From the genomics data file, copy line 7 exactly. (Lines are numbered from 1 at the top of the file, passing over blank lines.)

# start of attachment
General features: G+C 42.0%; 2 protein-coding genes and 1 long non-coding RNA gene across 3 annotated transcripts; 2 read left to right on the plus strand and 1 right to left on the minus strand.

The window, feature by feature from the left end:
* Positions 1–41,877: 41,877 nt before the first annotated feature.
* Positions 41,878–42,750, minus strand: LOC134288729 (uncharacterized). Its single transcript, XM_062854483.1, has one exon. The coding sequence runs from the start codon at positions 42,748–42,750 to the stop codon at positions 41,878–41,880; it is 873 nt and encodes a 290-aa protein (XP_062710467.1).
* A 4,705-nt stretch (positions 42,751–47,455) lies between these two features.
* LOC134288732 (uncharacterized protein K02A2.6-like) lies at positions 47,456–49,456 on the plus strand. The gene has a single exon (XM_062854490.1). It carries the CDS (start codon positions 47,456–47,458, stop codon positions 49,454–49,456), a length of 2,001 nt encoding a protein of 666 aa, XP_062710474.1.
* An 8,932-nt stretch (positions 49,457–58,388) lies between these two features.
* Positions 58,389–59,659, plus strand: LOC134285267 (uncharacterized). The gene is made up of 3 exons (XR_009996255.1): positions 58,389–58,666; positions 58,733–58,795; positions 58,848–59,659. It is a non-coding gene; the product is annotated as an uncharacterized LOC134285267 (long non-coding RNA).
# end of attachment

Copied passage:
* An 8,932-nt stretch (positions 49,457–58,388) lies between these two features.